Spades and brushes are at work at the ruins of New Place, Shakespeare's former home in Stratford-upon-Avon, which was pulled down in 1759.
The team led by Birmingham Archaeology believe the property, bought by Shakespeare in 1597, has a rubbish tip or cesspit used by the famed dramatist.
They have already found pieces of pottery and broken clay pipe in a muddy hole on the site.
"We do not know if the knot garden was an area used by Shakespeare - it may have been a yard simply used by his servants," the Telegraph quoted Dr Diana Owen, Director of the Shakespeare Birthplace Trust, which owns the site, as saying.
Owen added: "But this could actually yield some fantastic results, especially if it was an area where rubbish was thrown or the cesspit was located."
"Through documentary evidence we know Shakespeare lived at New Place but we have very little information regarding the layout of the house and gardens at this time," Kevin Colls, from Birmingham Archaeology, said.olls added: "Through archaeological fieldwork, in particular the excavation of structural remains and the recovery of artefacts, we hope to fill in the blanks.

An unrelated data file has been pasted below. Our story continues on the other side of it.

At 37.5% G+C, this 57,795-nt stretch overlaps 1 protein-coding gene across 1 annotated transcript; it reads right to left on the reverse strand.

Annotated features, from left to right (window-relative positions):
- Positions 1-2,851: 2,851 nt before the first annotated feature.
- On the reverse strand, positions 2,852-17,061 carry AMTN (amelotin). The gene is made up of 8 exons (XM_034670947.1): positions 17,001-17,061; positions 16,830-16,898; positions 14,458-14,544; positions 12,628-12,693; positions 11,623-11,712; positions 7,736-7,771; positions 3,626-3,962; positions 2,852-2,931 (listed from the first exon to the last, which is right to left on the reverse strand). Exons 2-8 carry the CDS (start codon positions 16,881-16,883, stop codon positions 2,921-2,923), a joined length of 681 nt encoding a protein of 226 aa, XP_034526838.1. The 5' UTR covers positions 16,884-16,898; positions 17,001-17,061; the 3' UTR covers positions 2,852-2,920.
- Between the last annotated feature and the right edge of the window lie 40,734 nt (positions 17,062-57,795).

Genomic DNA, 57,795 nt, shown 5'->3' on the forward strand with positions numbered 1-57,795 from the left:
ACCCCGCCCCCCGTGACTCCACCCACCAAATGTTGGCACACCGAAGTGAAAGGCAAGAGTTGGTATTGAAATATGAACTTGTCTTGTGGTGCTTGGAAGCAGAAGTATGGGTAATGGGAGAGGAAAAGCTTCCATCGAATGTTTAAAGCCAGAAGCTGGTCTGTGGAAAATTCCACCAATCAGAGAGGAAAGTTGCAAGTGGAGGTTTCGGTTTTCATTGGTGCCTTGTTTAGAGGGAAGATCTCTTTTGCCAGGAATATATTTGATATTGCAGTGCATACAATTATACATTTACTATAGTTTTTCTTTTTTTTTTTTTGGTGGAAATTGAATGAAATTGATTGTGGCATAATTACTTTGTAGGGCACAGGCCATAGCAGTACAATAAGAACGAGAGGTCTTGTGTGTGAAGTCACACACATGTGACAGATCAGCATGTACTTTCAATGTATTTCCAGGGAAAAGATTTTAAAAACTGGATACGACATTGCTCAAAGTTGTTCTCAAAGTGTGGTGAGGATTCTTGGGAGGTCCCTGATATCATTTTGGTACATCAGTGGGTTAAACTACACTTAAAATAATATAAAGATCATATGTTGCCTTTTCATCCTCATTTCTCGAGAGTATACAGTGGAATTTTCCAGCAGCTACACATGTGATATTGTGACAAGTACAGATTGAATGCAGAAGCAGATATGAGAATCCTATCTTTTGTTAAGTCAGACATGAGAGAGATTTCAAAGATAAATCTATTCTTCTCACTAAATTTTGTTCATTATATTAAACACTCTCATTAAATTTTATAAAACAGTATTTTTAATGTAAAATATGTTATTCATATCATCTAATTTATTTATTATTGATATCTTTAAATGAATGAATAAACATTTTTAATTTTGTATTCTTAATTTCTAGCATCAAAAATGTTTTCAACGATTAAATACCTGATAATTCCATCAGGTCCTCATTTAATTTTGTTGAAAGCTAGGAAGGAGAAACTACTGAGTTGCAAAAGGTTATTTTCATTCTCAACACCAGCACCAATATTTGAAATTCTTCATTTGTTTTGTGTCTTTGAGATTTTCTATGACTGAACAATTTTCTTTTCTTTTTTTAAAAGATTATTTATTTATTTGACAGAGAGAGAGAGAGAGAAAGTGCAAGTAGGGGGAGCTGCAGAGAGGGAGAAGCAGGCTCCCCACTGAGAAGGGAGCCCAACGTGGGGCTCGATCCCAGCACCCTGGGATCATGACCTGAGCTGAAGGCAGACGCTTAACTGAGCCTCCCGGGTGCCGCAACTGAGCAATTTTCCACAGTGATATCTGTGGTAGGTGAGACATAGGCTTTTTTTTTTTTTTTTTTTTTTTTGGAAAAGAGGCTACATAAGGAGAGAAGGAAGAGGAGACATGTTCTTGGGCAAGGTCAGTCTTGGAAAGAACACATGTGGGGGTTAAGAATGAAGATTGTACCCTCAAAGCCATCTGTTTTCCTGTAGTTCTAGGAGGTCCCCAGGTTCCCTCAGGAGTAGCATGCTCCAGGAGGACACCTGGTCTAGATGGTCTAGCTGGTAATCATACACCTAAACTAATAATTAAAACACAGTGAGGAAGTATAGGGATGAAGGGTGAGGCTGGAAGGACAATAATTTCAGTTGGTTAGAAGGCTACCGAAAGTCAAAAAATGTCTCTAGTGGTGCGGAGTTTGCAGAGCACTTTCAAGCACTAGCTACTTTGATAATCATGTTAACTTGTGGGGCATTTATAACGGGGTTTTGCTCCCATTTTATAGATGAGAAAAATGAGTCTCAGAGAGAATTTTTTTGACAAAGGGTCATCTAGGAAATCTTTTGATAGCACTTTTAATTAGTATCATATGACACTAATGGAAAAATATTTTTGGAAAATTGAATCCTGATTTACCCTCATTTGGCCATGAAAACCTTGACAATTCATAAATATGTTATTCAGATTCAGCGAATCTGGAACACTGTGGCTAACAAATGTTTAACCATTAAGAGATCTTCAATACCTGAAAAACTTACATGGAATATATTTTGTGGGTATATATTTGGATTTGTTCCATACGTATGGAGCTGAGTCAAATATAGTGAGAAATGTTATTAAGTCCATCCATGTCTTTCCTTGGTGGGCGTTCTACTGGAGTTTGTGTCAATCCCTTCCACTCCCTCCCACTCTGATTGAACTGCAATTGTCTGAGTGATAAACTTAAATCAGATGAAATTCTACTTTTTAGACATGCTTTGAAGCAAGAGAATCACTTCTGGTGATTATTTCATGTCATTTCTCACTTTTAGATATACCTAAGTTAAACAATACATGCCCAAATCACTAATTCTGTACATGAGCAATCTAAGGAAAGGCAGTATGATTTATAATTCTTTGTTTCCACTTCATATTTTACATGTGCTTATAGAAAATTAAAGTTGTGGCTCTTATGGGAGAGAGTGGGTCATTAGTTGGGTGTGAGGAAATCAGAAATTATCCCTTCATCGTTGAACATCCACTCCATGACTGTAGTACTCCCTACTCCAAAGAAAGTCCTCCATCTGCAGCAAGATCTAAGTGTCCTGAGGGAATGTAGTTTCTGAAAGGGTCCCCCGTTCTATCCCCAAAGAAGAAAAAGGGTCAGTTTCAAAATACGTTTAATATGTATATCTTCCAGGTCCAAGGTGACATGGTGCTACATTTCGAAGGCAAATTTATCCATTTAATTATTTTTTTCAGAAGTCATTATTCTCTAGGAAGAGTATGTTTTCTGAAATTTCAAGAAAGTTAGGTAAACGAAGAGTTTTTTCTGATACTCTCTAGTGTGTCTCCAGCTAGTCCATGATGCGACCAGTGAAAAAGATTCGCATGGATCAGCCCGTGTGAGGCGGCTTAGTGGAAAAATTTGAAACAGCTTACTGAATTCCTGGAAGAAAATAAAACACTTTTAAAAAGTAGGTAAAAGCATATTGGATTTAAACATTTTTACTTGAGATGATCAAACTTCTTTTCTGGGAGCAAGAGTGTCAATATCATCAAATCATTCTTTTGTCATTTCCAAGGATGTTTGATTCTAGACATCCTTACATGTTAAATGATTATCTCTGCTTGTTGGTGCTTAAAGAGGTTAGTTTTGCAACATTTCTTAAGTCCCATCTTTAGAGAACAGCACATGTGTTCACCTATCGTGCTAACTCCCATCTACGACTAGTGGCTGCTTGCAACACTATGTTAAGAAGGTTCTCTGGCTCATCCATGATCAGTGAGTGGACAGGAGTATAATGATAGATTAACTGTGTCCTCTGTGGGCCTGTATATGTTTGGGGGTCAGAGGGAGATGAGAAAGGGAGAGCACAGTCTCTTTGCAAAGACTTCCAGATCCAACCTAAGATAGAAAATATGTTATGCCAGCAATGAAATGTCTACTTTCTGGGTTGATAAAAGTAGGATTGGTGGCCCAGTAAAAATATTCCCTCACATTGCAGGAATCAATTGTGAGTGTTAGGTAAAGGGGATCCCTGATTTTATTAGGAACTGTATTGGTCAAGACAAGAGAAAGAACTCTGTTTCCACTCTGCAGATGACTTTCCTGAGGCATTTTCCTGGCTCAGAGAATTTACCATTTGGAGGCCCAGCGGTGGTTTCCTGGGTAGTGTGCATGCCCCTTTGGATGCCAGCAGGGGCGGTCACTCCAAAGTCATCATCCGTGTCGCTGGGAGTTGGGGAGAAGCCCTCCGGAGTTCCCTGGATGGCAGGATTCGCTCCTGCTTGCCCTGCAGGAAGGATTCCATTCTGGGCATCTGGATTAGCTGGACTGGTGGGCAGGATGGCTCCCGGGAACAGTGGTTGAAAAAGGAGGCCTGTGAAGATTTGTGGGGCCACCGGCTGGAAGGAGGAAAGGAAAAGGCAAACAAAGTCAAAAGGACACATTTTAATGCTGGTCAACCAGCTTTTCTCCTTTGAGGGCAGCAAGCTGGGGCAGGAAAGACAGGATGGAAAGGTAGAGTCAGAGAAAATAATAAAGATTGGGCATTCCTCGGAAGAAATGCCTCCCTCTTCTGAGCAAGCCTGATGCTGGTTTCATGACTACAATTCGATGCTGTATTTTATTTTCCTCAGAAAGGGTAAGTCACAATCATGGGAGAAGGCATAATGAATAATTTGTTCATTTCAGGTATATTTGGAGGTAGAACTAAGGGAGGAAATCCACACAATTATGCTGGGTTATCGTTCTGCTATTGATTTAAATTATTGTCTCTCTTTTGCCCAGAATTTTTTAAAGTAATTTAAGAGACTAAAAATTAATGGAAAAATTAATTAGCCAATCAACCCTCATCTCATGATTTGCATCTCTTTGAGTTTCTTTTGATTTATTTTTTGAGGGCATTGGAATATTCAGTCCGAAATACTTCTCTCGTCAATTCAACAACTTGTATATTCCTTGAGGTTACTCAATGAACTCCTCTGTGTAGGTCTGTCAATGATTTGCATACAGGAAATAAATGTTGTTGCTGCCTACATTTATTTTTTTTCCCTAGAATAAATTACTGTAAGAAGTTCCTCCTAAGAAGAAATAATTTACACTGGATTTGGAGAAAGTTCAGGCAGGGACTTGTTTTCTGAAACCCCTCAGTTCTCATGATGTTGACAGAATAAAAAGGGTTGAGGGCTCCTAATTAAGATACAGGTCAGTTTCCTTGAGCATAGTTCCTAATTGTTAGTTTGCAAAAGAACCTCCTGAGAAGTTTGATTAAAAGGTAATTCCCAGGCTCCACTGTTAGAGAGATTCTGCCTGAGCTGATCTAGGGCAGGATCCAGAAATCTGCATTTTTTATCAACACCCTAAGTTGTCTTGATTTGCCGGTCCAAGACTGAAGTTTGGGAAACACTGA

"Even the smallest sherd of broken pottery has the potential for giving us tantalising glimpses into the life of Shakespeare such as what he liked to eat and drink."
"This excavation may help rewrite our view of Shakespeare," Paul Edmondson, head of education at the Shakespeare Birthplace Trust, said.
He added: "We know he owned property in London, but we don't know that he was ever anything except a lodger there. Why, after he bought this splendid house and installed his family there, when he had somewhere to keep the books he needed and somewhere peaceful to work, why would he not have come back here to write?
"My belief is that he became a literary commuter, in London whenever he had to be, living and working in Stratford the rest of the time." (ANI)